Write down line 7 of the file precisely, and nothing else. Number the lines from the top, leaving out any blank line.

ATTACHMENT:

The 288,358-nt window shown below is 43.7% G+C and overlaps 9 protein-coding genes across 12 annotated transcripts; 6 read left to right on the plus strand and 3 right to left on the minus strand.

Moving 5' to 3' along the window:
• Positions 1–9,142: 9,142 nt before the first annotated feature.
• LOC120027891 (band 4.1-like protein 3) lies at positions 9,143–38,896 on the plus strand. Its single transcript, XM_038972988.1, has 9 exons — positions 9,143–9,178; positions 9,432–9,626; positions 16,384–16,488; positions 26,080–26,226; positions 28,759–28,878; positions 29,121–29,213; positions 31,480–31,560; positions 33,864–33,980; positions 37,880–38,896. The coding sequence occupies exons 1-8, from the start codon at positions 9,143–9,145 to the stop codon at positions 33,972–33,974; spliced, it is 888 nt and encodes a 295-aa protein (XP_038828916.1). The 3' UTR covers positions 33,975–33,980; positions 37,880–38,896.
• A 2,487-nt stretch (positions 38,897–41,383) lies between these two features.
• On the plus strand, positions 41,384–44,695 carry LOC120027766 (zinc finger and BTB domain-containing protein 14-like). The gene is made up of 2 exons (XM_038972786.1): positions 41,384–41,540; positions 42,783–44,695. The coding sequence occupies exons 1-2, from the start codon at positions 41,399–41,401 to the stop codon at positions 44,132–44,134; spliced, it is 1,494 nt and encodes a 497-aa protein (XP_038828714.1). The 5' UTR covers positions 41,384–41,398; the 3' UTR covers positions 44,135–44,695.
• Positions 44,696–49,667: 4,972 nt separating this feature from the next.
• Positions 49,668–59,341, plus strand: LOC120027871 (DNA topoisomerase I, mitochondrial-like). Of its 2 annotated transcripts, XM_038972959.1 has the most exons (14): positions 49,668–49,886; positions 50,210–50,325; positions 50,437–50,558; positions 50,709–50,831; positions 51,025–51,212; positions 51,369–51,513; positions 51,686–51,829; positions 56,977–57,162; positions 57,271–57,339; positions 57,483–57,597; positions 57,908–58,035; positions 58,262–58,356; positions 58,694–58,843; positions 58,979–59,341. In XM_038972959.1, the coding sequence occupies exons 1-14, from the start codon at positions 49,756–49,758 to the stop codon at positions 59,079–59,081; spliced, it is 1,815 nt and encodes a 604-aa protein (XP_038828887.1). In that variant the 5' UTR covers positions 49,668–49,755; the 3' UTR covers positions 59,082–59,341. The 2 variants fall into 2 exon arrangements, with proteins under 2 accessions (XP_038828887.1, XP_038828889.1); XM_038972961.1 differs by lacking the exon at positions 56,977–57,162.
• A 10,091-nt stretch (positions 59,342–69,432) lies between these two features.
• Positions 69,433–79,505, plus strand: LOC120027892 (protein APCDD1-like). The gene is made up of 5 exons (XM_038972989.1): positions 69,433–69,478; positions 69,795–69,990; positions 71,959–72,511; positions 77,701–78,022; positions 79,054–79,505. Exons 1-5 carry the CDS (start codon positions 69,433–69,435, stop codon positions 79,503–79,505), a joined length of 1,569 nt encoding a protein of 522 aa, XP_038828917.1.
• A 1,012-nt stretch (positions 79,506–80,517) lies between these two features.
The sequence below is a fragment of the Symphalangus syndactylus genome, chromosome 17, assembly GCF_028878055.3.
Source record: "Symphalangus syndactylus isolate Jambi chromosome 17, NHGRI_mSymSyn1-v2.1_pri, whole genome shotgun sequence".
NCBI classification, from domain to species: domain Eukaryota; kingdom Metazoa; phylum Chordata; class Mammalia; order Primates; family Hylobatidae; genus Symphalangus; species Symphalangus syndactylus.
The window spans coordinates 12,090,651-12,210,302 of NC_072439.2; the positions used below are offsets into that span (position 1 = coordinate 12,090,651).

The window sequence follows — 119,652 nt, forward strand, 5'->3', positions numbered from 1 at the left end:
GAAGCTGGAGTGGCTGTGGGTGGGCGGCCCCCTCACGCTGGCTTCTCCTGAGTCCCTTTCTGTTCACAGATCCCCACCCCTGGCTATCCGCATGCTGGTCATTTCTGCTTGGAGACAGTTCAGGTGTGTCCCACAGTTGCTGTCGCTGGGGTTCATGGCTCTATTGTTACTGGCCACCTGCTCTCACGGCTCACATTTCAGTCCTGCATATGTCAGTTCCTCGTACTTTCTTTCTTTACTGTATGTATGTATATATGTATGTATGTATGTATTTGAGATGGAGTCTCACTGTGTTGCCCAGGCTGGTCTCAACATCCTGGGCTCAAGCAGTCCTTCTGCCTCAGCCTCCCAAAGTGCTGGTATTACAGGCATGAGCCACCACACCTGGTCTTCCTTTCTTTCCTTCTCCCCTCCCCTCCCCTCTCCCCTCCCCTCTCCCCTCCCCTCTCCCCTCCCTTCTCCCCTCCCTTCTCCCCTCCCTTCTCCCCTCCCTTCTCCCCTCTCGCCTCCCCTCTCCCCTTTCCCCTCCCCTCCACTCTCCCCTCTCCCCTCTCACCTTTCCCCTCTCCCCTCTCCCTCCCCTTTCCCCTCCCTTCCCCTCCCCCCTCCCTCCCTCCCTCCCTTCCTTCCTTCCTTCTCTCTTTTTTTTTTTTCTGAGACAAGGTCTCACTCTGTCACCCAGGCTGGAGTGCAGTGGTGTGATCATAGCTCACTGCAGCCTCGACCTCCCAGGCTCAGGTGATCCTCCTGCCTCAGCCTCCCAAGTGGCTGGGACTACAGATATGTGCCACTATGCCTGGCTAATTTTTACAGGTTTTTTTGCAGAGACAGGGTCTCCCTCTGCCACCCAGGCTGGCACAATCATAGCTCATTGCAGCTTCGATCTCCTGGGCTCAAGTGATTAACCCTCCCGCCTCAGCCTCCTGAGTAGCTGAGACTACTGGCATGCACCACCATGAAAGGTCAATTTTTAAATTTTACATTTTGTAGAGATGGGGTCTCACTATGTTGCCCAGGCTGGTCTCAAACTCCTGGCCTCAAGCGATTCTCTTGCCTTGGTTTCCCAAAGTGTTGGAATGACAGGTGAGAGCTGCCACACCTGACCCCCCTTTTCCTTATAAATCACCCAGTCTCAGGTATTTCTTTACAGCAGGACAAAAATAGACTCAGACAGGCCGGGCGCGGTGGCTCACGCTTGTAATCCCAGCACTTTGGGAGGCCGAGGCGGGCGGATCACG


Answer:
• Positions 44,696–49,667: 4,972 nt separating this feature from the next.